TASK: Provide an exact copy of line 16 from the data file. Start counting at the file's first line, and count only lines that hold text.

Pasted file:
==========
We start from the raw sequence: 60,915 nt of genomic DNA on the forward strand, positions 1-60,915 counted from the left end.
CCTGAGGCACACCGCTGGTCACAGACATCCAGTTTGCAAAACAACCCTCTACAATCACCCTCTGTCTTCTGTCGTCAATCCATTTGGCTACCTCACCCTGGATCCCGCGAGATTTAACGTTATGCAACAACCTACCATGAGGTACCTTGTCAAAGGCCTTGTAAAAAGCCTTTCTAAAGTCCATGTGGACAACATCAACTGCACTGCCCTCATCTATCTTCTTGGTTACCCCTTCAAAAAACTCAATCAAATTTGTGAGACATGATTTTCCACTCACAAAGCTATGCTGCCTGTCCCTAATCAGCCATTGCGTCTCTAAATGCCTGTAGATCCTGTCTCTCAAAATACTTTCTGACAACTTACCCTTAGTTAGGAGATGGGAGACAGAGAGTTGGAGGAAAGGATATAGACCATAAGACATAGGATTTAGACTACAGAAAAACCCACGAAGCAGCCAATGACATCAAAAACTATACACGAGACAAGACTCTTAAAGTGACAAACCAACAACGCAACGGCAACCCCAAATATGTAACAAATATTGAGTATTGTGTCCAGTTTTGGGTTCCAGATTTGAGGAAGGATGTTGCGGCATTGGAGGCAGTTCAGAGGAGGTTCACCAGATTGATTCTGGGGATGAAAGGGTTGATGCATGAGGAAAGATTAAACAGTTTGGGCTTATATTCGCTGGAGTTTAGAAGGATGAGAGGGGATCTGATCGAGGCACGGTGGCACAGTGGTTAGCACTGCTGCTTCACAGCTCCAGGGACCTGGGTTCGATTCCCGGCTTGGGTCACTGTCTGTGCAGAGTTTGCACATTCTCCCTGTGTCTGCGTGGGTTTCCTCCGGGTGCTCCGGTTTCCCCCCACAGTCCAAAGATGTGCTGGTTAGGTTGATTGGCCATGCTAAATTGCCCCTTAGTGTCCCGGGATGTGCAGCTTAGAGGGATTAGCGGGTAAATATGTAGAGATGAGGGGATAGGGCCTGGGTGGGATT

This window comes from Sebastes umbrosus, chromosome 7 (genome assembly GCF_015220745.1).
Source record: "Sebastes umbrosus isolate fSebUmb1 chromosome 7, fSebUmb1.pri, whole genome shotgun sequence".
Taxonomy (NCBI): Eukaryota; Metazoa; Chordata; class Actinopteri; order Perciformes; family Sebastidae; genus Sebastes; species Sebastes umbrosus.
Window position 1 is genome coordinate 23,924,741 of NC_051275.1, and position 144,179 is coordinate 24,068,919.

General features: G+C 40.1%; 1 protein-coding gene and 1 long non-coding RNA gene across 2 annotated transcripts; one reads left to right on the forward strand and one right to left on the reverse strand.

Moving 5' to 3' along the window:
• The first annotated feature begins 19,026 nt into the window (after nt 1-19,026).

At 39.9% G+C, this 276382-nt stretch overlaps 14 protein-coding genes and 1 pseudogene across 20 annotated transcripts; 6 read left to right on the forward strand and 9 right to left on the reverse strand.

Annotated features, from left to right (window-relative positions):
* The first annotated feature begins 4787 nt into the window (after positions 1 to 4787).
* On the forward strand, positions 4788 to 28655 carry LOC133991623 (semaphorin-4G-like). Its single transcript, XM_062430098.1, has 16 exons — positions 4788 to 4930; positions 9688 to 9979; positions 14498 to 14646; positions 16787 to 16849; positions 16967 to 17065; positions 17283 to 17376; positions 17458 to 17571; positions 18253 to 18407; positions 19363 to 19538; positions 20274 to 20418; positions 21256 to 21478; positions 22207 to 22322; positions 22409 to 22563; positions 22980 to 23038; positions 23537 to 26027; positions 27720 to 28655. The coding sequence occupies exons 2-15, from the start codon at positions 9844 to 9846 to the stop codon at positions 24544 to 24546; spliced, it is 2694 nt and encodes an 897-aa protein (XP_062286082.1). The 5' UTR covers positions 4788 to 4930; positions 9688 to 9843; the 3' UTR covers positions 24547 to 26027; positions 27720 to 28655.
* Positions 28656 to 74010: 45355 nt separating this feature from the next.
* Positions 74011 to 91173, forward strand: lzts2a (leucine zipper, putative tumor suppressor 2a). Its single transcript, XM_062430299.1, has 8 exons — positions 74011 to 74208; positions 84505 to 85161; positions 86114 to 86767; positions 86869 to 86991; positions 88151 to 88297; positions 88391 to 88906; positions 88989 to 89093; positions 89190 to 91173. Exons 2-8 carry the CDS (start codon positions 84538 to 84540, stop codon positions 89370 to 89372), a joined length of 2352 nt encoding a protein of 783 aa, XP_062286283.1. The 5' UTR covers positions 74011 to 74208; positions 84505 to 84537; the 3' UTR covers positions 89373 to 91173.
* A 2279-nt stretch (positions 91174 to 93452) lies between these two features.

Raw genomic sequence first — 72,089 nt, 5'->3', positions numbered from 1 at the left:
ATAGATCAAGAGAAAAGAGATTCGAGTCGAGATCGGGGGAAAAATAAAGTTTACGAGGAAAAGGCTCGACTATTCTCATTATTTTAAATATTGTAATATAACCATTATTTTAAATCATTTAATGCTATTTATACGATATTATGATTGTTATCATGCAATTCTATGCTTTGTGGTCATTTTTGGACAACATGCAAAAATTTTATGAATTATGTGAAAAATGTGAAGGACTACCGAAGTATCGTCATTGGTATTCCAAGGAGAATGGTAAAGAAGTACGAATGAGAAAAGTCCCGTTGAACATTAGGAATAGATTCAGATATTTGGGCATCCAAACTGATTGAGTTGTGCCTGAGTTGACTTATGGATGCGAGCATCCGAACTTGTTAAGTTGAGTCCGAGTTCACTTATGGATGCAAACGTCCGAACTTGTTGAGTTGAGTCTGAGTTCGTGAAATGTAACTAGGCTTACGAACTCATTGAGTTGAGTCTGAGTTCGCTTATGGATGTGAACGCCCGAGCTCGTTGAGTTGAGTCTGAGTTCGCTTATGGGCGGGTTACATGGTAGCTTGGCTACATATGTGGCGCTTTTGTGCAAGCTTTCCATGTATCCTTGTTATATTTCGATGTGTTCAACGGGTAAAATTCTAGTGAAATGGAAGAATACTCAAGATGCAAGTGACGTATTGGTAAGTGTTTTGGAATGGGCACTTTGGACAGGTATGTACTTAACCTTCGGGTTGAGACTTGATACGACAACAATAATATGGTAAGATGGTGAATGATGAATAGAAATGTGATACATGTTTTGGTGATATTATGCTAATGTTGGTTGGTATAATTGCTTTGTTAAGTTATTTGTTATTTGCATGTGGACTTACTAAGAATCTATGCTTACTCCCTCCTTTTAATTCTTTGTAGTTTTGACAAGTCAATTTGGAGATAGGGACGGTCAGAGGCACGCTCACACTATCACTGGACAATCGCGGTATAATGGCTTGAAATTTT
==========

* A 2279-nt stretch (positions 91174 to 93452) lies between these two features.